The TechGuy

April 28, 2011

Design Patterns by Examples – Decorator Pattern

Filed under: Uncategorized — Zeeshan Bilal @ 8:32 PM

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19 Comments »

  1. Excellent material

    Comment by imranlatif — August 11, 2011 @ 11:28 AM

  2. Thanks ,Excellent material, Quite a helpful help, I must say. Beginners like us could learn a lot from you.

    Comment by Abdul Rauf — August 11, 2011 @ 5:40 PM

  3. brilliant material, definetly learnt a lot

    Comment by benn — August 12, 2011 @ 7:37 PM

  4. nice!

    Comment by Cyrille Chris — August 14, 2011 @ 10:19 PM

  5. Excuse me but let me state my objection/confusion regarding this example.
    The concrete decorators adds more functionality by adding more methods. That make them incompatible with each other. That doesn’t sound clear enough so lets take an example, for brevity consider classic “decorator pattern” example of windowing system. If you wish to add a horizontal scroll bar functionality you decorate it with HorizontalDecorator, and if you want to add Vertical scrollbar you decorate it with VerticalDecorator. Consider a case when you want to add the vertical scroll bar to a window already decorated with horizontal scrollbar. Now if both decorators do not follow same interface, its not possible. I hope I have made my point.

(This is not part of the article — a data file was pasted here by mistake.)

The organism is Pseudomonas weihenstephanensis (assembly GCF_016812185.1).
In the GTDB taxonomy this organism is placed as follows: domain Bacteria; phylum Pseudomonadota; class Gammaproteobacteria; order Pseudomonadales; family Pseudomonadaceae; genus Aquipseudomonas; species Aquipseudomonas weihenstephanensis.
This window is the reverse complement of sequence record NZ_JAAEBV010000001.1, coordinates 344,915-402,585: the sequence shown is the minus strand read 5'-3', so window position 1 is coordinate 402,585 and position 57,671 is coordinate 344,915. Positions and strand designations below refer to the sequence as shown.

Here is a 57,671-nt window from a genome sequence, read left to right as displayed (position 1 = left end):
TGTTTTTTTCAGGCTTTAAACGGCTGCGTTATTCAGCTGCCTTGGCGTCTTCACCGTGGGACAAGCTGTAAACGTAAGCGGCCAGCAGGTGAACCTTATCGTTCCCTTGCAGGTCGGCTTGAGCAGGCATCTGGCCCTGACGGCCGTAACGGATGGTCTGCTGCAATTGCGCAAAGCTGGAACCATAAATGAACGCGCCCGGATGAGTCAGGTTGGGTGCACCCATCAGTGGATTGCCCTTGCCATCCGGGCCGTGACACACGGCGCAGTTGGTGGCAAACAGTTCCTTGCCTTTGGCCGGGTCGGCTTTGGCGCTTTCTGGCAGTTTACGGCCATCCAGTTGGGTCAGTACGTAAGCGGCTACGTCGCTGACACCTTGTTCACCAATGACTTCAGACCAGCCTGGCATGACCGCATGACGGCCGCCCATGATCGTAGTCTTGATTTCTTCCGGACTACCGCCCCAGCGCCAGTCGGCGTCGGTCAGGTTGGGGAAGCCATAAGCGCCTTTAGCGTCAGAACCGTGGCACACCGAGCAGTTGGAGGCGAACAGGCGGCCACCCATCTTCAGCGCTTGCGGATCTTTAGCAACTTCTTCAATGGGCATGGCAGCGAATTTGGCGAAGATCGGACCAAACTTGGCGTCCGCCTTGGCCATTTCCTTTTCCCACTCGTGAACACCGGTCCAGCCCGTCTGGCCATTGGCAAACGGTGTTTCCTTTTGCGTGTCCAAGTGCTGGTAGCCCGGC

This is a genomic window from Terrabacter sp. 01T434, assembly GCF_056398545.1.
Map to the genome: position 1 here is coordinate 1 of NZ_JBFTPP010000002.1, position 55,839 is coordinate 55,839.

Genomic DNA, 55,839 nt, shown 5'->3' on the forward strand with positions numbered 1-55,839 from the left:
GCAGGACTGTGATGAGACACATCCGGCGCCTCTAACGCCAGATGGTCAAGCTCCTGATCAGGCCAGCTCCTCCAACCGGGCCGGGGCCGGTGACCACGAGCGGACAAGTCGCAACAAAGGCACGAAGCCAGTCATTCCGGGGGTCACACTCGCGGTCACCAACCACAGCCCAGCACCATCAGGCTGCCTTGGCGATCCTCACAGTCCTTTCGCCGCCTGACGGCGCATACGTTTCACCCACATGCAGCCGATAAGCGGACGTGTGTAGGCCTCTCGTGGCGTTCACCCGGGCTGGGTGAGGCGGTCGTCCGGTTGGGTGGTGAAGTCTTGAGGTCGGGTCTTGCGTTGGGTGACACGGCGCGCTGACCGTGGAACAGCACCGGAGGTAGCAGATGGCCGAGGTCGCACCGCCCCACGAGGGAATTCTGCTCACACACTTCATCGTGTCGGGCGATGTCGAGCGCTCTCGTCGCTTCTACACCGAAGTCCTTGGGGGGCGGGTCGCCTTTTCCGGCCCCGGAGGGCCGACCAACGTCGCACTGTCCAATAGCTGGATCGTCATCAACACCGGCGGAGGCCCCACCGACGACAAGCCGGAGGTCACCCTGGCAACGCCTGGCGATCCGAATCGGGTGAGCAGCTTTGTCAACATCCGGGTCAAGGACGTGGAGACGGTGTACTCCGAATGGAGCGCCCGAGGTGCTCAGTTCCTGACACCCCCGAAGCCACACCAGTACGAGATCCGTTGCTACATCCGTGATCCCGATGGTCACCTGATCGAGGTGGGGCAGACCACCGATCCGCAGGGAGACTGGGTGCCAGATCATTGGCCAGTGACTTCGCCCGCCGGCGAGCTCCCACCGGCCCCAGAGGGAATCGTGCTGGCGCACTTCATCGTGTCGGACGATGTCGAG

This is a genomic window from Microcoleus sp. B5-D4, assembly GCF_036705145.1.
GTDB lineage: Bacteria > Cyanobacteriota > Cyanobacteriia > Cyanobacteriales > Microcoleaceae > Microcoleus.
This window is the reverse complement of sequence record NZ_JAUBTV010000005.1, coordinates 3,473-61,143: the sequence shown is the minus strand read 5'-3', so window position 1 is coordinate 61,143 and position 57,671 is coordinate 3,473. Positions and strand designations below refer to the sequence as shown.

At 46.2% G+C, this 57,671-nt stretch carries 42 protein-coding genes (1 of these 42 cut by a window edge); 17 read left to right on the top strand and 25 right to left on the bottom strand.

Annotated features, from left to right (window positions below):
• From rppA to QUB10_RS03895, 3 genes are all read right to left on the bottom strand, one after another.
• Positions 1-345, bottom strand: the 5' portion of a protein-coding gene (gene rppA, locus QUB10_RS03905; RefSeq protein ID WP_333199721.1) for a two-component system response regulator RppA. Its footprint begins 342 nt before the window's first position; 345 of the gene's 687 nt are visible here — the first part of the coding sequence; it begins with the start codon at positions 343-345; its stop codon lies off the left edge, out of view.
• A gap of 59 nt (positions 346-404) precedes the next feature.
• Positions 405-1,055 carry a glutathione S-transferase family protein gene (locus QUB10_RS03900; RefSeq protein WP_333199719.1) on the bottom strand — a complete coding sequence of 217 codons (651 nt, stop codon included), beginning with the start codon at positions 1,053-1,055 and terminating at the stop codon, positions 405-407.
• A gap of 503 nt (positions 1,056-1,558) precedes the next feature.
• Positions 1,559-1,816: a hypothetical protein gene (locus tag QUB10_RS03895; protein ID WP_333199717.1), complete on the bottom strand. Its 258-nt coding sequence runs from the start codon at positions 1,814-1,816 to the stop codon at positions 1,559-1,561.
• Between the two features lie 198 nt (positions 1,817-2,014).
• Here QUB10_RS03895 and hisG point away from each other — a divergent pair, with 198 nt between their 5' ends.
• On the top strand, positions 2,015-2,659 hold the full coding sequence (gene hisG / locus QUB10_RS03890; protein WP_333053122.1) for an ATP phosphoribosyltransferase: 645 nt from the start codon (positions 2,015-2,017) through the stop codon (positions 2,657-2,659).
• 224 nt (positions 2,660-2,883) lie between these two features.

Comment by Copper — August 15, 2011 @ 9:18 AM

  6. […] One of the best articles I had seen so far on decorator pattern Introduction This series of articles will help you to build a good understanding of design patterns using different examples from real life and some from well-known frameworks or APIs. There are many articles around the web that discuss design patterns but they sometimes lack appropriate examples to quote. So, either their purpose stays unclear or we cannot memorize the patterns longer and sooner they slip out of mind. More importantly, we unders … Read More […]

    Pingback by Design Patterns by Examples – Decorator Pattern (via Zeeshan Bilal’s Blog) « Deviltechie's Blog — August 23, 2011 @ 4:54 AM

  7. I liked your article as it is written in such a way that i easily memorize and request you to write more on other patterns.